The offer arrived in my Inbox: would I like to speak at the UN Conference on Sex Trafficking in New York? Now I’m clever, and knew it was a fake; the UN doesn’t work that way; the message was full of strange linguistic patterns and dubious spelling; and the organiser had a number that starts 0703; these are non-geographic numbers.
So I called them. The organiser’s name was Dave Smith, allegedly based in London, although he had a surprisingly non-British accent, and indeed we struggled to communicate because of a strange time lag, as clearly London had moved.
I then used a dummy email account to apply for a speaking slot. My title: “You Save Fallen Women? Save Me Some.” My strapline; “New Business Opportunities in Adult Entertainment for Victims of Sexual Exploitation.” And the Speaker? “Professor Dick Throb-Lust, University of Erotica.”
Ridiculous, of course. But not as ridiculous as the acceptance for my submission that came though less than an hour later. And the catch? My airfares and accommodation were all paid for; now could I just sent the administration fee – £450, to be sent by Western Union – and I’d be good to go?
Now, dear reader; I confess to having a black sense of humour and an intolerance for intolerance. But sex trafficking and exploitation? Not really a laughing matter. So the fact that these scumbags are trying a new scamming angle using this subject makes me very angry, and in an ideal world I’d have a few minutes with them in a small room with my trusty claw hammer. Alas, life is not always fair.
But whilst these scams are not new (although this a newish permutation) there are people who fall for them. Take the Expo Guide example; a bunch of crooks who have moved round the world, narrowly avoiding arrest, who take exhibition guides, mail all the exhibitors an apparently free listing form, and then reveal that this is a three year order for the sum of around £3000 which offers no cancellation and will be severely enforced.
Utter crap, right? Well last year I had two different companies approach me and tell me they were being hounded by Expo Guide, as some junior person had been suckered in to signing the form. One person got on the phone that minute when I explained the scam; tragically we were seconds late in preventing payment. The other person remembered my wisdom when the call came through, and managed to secure my advice (which is to give Expo Guide a short response, involving sex and travel.)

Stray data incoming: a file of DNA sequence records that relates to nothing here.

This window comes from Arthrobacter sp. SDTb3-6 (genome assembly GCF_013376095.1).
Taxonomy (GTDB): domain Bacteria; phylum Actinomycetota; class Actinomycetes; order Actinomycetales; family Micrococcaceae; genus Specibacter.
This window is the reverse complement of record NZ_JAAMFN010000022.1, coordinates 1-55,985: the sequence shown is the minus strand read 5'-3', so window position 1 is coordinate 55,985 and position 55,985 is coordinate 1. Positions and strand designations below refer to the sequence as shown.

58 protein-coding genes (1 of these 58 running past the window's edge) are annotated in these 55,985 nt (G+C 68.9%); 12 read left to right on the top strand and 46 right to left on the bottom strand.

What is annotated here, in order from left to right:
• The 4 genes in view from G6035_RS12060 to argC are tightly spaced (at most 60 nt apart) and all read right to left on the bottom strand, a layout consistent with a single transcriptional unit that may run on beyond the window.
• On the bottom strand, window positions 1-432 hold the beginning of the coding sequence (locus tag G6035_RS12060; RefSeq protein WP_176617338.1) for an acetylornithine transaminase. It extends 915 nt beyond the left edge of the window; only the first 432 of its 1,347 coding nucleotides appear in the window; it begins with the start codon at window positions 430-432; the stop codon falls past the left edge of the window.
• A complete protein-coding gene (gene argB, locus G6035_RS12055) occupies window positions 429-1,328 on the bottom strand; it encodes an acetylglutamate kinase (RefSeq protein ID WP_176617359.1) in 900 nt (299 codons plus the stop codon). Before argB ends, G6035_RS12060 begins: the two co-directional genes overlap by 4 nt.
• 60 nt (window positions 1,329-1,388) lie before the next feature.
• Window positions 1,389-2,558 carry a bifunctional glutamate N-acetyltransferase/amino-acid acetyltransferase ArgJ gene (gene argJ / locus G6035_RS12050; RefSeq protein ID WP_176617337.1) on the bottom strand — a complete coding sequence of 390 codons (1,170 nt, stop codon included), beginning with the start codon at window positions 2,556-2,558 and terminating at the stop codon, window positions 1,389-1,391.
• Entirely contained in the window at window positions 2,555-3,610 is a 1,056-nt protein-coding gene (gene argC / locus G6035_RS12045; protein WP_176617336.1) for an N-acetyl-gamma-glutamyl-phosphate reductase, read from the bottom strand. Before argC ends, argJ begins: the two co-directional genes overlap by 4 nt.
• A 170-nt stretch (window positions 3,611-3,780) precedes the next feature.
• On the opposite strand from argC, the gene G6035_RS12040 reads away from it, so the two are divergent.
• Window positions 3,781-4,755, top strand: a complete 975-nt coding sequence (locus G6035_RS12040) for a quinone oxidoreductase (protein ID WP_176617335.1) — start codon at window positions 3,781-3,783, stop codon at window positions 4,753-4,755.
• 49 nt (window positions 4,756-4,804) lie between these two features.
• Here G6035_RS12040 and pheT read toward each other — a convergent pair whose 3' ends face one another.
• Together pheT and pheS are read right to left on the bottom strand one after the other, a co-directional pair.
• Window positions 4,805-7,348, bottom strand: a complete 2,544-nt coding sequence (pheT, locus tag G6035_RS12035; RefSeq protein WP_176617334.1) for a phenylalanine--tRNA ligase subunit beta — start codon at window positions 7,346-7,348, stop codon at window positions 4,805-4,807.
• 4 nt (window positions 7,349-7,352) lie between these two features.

Now, considering how many lucky companies received my training last year, that’s 1% who have been suckered in by these tosspots. At £3000 a time it’s clearly worth it; do the math as they say.
So please remember the principle of caveat emptor (buyer beware) and don’t assume everyone who works in business is as sweet or honest as you and me. Even if you have signed, Hang on to your money, and don’t be bullied.
By the way, someone is doing their bit for you. The Expo Guide application form comes with a reply-paid envelope, which means they pay the postage, all the way to Spain, or Honduras, or wherever the scumbags are this week. Last year I sent three of their forms back, with the envelope fastened securely to a beautifully wrapped house brick. Ouch, that bill will have hurt.
They haven’t learned; they’ve just targeted the visitors to this year’s fantastic Confex – me included. This year it’s a breeze block. Aren’t you glad I’m on your side?